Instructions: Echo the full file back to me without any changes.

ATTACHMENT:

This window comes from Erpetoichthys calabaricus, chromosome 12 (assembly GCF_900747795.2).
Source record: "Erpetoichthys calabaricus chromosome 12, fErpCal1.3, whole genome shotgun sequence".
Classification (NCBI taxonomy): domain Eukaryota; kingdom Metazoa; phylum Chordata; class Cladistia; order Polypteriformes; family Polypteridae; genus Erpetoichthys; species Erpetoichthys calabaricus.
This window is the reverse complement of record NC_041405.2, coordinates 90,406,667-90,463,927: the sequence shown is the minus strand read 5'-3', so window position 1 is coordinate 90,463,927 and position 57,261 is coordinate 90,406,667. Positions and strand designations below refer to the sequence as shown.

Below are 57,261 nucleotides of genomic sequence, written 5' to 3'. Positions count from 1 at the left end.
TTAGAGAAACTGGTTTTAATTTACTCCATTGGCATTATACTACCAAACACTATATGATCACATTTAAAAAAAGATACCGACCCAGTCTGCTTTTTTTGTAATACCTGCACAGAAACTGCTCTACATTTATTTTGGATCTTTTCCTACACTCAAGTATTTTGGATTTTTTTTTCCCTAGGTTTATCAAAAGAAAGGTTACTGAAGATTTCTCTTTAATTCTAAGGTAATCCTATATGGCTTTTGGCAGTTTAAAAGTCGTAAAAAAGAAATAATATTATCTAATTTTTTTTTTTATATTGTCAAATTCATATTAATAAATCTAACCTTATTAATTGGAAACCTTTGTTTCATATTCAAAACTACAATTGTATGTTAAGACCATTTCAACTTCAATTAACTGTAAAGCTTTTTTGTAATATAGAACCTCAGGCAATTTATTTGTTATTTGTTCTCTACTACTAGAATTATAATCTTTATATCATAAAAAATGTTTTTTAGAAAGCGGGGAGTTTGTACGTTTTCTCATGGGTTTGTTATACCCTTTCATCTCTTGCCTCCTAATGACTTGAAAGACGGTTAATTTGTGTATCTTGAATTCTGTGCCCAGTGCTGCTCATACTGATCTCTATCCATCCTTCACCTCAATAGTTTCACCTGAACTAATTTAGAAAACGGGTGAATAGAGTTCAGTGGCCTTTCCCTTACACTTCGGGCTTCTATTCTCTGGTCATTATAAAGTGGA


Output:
This window comes from Erpetoichthys calabaricus, chromosome 12 (assembly GCF_900747795.2).
Source record: "Erpetoichthys calabaricus chromosome 12, fErpCal1.3, whole genome shotgun sequence".
Classification (NCBI taxonomy): domain Eukaryota; kingdom Metazoa; phylum Chordata; class Cladistia; order Polypteriformes; family Polypteridae; genus Erpetoichthys; species Erpetoichthys calabaricus.
This window is the reverse complement of record NC_041405.2, coordinates 90,406,667-90,463,927: the sequence shown is the minus strand read 5'-3', so window position 1 is coordinate 90,463,927 and position 57,261 is coordinate 90,406,667. Positions and strand designations below refer to the sequence as shown.

Below are 57,261 nucleotides of genomic sequence, written 5' to 3'. Positions count from 1 at the left end.
TTAGAGAAACTGGTTTTAATTTACTCCATTGGCATTATACTACCAAACACTATATGATCACATTTAAAAAAAGATACCGACCCAGTCTGCTTTTTTTGTAATACCTGCACAGAAACTGCTCTACATTTATTTTGGATCTTTTCCTACACTCAAGTATTTTGGATTTTTTTTTCCCTAGGTTTATCAAAAGAAAGGTTACTGAAGATTTCTCTTTAATTCTAAGGTAATCCTATATGGCTTTTGGCAGTTTAAAAGTCGTAAAAAAGAAATAATATTATCTAATTTTTTTTTTTATATTGTCAAATTCATATTAATAAATCTAACCTTATTAATTGGAAACCTTTGTTTCATATTCAAAACTACAATTGTATGTTAAGACCATTTCAACTTCAATTAACTGTAAAGCTTTTTTGTAATATAGAACCTCAGGCAATTTATTTGTTATTTGTTCTCTACTACTAGAATTATAATCTTTATATCATAAAAAATGTTTTTTAGAAAGCGGGGAGTTTGTACGTTTTCTCATGGGTTTGTTATACCCTTTCATCTCTTGCCTCCTAATGACTTGAAAGACGGTTAATTTGTGTATCTTGAATTCTGTGCCCAGTGCTGCTCATACTGATCTCTATCCATCCTTCACCTCAATAGTTTCACCTGAACTAATTTAGAAAACGGGTGAATAGAGTTCAGTGGCCTTTCCCTTACACTTCGGGCTTCTATTCTCTGGTCATTATAAAGTGGA